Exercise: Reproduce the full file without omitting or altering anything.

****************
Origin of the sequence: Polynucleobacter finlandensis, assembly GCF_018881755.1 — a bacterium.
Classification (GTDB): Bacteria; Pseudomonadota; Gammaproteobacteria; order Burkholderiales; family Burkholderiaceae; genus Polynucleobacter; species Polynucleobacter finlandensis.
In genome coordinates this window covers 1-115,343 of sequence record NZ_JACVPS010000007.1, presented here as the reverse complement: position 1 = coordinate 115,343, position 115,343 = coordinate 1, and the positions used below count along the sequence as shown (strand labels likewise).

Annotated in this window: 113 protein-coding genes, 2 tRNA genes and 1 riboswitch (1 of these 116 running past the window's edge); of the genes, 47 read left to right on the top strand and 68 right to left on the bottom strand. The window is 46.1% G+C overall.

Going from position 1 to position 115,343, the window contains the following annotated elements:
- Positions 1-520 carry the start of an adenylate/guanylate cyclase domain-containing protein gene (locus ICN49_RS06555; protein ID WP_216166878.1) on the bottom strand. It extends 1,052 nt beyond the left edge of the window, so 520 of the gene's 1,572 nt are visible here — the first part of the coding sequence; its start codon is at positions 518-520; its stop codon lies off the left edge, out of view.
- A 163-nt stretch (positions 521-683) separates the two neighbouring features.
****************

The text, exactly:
Origin of the sequence: Polynucleobacter finlandensis, assembly GCF_018881755.1 — a bacterium.
Classification (GTDB): Bacteria; Pseudomonadota; Gammaproteobacteria; order Burkholderiales; family Burkholderiaceae; genus Polynucleobacter; species Polynucleobacter finlandensis.
In genome coordinates this window covers 1-115,343 of sequence record NZ_JACVPS010000007.1, presented here as the reverse complement: position 1 = coordinate 115,343, position 115,343 = coordinate 1, and the positions used below count along the sequence as shown (strand labels likewise).

Annotated in this window: 113 protein-coding genes, 2 tRNA genes and 1 riboswitch (1 of these 116 running past the window's edge); of the genes, 47 read left to right on the top strand and 68 right to left on the bottom strand. The window is 46.1% G+C overall.

Going from position 1 to position 115,343, the window contains the following annotated elements:
- Positions 1-520 carry the start of an adenylate/guanylate cyclase domain-containing protein gene (locus ICN49_RS06555; protein ID WP_216166878.1) on the bottom strand. It extends 1,052 nt beyond the left edge of the window, so 520 of the gene's 1,572 nt are visible here — the first part of the coding sequence; its start codon is at positions 518-520; its stop codon lies off the left edge, out of view.
- A 163-nt stretch (positions 521-683) separates the two neighbouring features.